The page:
This entire subject is a pressing issue and has been for quite some time ; I agree wholeheartedly with this wonderfully outspoken Connecticut victim's advocate at the nucleus of this article.
Every state needs an entity whose sole job is specifically pursuing the trail of adult missing persons,yet it comes as no surprise that Connecticut has none. This leaves missing adults to often fall through the cracks recieving much less energy and manpower from police. This is because of an administrative loophole really; they are not technically relegated as a suspicious dissapeearence thus a possible crime ie abductions, adult female slave trade etc, unless there is most exacting proof of foul play.
And "conjecture" by family members is what many larger Police departments will too often label genuinely suspicious and concerned relatives and friends who are most aware of the missing persons life habits relationships and what was going on in their lives just prior to their disappearances.. Trying to prove that thier loved one obviously met up with fould play is often left to the family of the missing person too often, as various cutbacks in an already light department law enforcement, leads to police having their hands full with " proven" homicides, rapes, kidnappings, Home invaders etc.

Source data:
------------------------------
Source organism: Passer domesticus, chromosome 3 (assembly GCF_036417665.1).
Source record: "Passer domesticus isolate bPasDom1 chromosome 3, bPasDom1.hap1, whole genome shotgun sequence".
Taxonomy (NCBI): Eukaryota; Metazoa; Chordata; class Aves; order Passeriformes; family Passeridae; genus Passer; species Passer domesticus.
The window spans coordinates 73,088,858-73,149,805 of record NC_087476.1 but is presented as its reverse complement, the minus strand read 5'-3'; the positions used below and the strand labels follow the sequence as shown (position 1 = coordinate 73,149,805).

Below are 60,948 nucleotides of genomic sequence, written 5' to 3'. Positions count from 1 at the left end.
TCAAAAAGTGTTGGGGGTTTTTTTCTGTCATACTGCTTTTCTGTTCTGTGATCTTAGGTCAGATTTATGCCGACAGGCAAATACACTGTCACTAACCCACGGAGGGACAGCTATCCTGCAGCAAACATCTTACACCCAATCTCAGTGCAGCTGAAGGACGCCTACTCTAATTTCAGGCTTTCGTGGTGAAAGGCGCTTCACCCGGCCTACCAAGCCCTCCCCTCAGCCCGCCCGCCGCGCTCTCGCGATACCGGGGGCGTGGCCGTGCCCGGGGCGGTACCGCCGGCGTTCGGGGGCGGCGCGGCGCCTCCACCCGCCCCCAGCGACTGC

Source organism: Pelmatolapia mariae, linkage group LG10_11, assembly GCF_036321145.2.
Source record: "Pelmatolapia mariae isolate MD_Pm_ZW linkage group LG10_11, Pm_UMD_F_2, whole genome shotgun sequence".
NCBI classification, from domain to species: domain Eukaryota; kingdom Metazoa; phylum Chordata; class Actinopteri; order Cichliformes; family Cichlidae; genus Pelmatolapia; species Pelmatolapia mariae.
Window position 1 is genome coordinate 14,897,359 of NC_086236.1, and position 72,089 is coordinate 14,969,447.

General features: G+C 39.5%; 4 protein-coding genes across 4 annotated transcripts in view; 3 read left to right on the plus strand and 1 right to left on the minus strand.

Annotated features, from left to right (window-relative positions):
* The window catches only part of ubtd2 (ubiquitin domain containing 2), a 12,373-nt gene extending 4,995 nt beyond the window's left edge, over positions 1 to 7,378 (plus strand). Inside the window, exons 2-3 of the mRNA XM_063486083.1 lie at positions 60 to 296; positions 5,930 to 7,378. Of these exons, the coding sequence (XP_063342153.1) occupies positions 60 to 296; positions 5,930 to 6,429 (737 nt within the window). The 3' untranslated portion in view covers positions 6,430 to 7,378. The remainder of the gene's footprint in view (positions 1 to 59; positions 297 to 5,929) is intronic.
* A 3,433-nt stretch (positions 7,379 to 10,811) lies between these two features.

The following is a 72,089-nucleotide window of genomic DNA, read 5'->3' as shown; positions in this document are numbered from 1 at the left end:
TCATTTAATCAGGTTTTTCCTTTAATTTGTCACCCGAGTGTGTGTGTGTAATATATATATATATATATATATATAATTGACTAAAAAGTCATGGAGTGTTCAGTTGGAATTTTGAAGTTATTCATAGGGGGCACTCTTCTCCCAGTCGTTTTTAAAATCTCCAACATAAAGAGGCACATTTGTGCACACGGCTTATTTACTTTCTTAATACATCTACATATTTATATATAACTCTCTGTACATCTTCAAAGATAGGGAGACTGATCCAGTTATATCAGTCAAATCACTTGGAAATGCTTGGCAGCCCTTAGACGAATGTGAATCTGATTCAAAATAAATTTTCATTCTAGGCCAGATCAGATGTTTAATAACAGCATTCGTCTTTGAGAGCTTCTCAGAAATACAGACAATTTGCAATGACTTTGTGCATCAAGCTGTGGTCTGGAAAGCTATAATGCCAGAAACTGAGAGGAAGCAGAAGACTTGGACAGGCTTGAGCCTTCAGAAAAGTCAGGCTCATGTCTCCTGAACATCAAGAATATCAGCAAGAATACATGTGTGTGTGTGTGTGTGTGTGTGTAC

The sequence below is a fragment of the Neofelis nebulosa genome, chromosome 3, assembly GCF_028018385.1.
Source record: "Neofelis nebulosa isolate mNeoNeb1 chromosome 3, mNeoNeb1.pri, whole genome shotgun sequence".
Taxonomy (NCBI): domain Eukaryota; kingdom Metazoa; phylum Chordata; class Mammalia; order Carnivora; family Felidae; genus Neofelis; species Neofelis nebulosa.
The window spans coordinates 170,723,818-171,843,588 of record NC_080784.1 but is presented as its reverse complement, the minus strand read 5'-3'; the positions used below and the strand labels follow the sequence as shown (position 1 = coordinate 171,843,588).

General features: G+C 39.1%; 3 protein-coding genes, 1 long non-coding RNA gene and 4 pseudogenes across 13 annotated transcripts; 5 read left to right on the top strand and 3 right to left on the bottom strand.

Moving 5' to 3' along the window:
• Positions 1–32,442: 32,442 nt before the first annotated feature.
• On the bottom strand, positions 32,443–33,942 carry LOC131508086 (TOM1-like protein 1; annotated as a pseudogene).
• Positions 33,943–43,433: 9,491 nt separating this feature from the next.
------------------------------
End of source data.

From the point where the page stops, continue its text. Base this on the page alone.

The well known case of then 38 year old Waterbury resident Billy Smolinksi has brought an infusion of attention to the issue of missing adult persons. It is sad that it took a terrible tragedy to open up the States eyes to this serious gap in a public safety service. In fact, Mr smolinski has become the poster child for why Connecticut needs a department that has the time and resources to give this extremely important problem, the attention it deserves and requires.
To read up on this case and the unbelievable difficulty that the Smolinksi family has endured in thier quest to find their son, check out the Cool justice report by Andy Thibault and click on the Bill Smolinksi link on the right side of his blog.